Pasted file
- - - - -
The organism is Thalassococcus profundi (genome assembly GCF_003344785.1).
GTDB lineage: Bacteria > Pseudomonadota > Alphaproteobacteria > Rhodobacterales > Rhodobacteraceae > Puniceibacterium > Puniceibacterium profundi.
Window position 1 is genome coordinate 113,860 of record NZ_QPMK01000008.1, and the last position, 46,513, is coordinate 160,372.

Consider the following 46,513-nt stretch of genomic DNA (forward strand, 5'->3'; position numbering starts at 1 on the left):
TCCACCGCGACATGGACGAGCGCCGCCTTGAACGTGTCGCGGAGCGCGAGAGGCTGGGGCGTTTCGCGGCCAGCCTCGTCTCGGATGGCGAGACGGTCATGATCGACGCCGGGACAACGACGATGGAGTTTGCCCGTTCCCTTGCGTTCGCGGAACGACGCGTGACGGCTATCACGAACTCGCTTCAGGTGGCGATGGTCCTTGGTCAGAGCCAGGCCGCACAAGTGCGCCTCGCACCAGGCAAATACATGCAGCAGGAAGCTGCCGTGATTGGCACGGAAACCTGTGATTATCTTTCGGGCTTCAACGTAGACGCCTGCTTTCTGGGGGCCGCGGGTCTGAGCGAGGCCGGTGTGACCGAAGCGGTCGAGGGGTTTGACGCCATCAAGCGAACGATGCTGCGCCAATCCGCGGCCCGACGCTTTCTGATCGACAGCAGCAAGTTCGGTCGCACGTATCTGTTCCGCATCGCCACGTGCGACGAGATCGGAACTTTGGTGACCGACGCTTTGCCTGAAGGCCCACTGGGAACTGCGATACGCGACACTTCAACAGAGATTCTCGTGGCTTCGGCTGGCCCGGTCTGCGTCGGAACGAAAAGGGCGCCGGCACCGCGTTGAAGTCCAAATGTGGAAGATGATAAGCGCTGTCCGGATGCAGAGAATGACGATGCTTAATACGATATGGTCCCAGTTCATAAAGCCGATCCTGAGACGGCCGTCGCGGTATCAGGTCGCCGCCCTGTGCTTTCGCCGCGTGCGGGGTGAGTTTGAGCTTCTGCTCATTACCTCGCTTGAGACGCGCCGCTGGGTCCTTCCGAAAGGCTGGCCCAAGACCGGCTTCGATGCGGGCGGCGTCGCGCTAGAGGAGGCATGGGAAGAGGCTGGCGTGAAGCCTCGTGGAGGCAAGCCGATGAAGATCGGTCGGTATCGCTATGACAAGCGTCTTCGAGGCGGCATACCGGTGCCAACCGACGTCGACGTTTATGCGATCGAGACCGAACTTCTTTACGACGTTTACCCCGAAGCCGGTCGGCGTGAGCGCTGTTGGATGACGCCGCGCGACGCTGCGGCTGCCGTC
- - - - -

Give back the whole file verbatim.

The organism is Thalassococcus profundi (genome assembly GCF_003344785.1).
GTDB lineage: Bacteria > Pseudomonadota > Alphaproteobacteria > Rhodobacterales > Rhodobacteraceae > Puniceibacterium > Puniceibacterium profundi.
Window position 1 is genome coordinate 113,860 of record NZ_QPMK01000008.1, and the last position, 46,513, is coordinate 160,372.

Consider the following 46,513-nt stretch of genomic DNA (forward strand, 5'->3'; position numbering starts at 1 on the left):
TCCACCGCGACATGGACGAGCGCCGCCTTGAACGTGTCGCGGAGCGCGAGAGGCTGGGGCGTTTCGCGGCCAGCCTCGTCTCGGATGGCGAGACGGTCATGATCGACGCCGGGACAACGACGATGGAGTTTGCCCGTTCCCTTGCGTTCGCGGAACGACGCGTGACGGCTATCACGAACTCGCTTCAGGTGGCGATGGTCCTTGGTCAGAGCCAGGCCGCACAAGTGCGCCTCGCACCAGGCAAATACATGCAGCAGGAAGCTGCCGTGATTGGCACGGAAACCTGTGATTATCTTTCGGGCTTCAACGTAGACGCCTGCTTTCTGGGGGCCGCGGGTCTGAGCGAGGCCGGTGTGACCGAAGCGGTCGAGGGGTTTGACGCCATCAAGCGAACGATGCTGCGCCAATCCGCGGCCCGACGCTTTCTGATCGACAGCAGCAAGTTCGGTCGCACGTATCTGTTCCGCATCGCCACGTGCGACGAGATCGGAACTTTGGTGACCGACGCTTTGCCTGAAGGCCCACTGGGAACTGCGATACGCGACACTTCAACAGAGATTCTCGTGGCTTCGGCTGGCCCGGTCTGCGTCGGAACGAAAAGGGCGCCGGCACCGCGTTGAAGTCCAAATGTGGAAGATGATAAGCGCTGTCCGGATGCAGAGAATGACGATGCTTAATACGATATGGTCCCAGTTCATAAAGCCGATCCTGAGACGGCCGTCGCGGTATCAGGTCGCCGCCCTGTGCTTTCGCCGCGTGCGGGGTGAGTTTGAGCTTCTGCTCATTACCTCGCTTGAGACGCGCCGCTGGGTCCTTCCGAAAGGCTGGCCCAAGACCGGCTTCGATGCGGGCGGCGTCGCGCTAGAGGAGGCATGGGAAGAGGCTGGCGTGAAGCCTCGTGGAGGCAAGCCGATGAAGATCGGTCGGTATCGCTATGACAAGCGTCTTCGAGGCGGCATACCGGTGCCAACCGACGTCGACGTTTATGCGATCGAGACCGAACTTCTTTACGACGTTTACCCCGAAGCCGGTCGGCGTGAGCGCTGTTGGATGACGCCGCGCGACGCTGCGGCTGCCGTC